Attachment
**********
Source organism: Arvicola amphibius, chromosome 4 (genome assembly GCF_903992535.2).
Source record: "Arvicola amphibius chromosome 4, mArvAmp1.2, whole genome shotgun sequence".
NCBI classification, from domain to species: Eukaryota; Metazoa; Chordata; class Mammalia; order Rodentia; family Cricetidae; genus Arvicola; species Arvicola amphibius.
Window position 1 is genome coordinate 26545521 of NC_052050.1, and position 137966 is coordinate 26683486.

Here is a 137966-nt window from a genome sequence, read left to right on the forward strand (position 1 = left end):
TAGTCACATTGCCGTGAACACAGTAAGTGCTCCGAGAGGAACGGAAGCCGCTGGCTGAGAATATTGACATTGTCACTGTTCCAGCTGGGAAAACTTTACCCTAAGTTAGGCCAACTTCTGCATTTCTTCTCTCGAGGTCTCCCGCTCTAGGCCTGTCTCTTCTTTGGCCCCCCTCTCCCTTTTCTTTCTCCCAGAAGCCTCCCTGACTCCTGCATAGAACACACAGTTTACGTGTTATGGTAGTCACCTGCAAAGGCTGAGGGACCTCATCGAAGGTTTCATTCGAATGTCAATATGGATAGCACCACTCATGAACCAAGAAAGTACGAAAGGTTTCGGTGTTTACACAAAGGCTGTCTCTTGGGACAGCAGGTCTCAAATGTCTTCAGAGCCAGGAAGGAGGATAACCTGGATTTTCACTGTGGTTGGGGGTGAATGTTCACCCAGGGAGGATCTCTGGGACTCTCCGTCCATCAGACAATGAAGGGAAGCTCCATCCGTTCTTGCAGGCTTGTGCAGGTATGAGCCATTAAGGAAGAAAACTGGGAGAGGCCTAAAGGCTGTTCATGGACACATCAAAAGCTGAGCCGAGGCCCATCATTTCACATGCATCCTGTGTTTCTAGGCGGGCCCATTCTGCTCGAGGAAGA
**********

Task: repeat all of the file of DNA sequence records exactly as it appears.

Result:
Source organism: Arvicola amphibius, chromosome 4 (genome assembly GCF_903992535.2).
Source record: "Arvicola amphibius chromosome 4, mArvAmp1.2, whole genome shotgun sequence".
NCBI classification, from domain to species: Eukaryota; Metazoa; Chordata; class Mammalia; order Rodentia; family Cricetidae; genus Arvicola; species Arvicola amphibius.
Window position 1 is genome coordinate 26545521 of NC_052050.1, and position 137966 is coordinate 26683486.

Here is a 137966-nt window from a genome sequence, read left to right on the forward strand (position 1 = left end):
TAGTCACATTGCCGTGAACACAGTAAGTGCTCCGAGAGGAACGGAAGCCGCTGGCTGAGAATATTGACATTGTCACTGTTCCAGCTGGGAAAACTTTACCCTAAGTTAGGCCAACTTCTGCATTTCTTCTCTCGAGGTCTCCCGCTCTAGGCCTGTCTCTTCTTTGGCCCCCCTCTCCCTTTTCTTTCTCCCAGAAGCCTCCCTGACTCCTGCATAGAACACACAGTTTACGTGTTATGGTAGTCACCTGCAAAGGCTGAGGGACCTCATCGAAGGTTTCATTCGAATGTCAATATGGATAGCACCACTCATGAACCAAGAAAGTACGAAAGGTTTCGGTGTTTACACAAAGGCTGTCTCTTGGGACAGCAGGTCTCAAATGTCTTCAGAGCCAGGAAGGAGGATAACCTGGATTTTCACTGTGGTTGGGGGTGAATGTTCACCCAGGGAGGATCTCTGGGACTCTCCGTCCATCAGACAATGAAGGGAAGCTCCATCCGTTCTTGCAGGCTTGTGCAGGTATGAGCCATTAAGGAAGAAAACTGGGAGAGGCCTAAAGGCTGTTCATGGACACATCAAAAGCTGAGCCGAGGCCCATCATTTCACATGCATCCTGTGTTTCTAGGCGGGCCCATTCTGCTCGAGGAAGA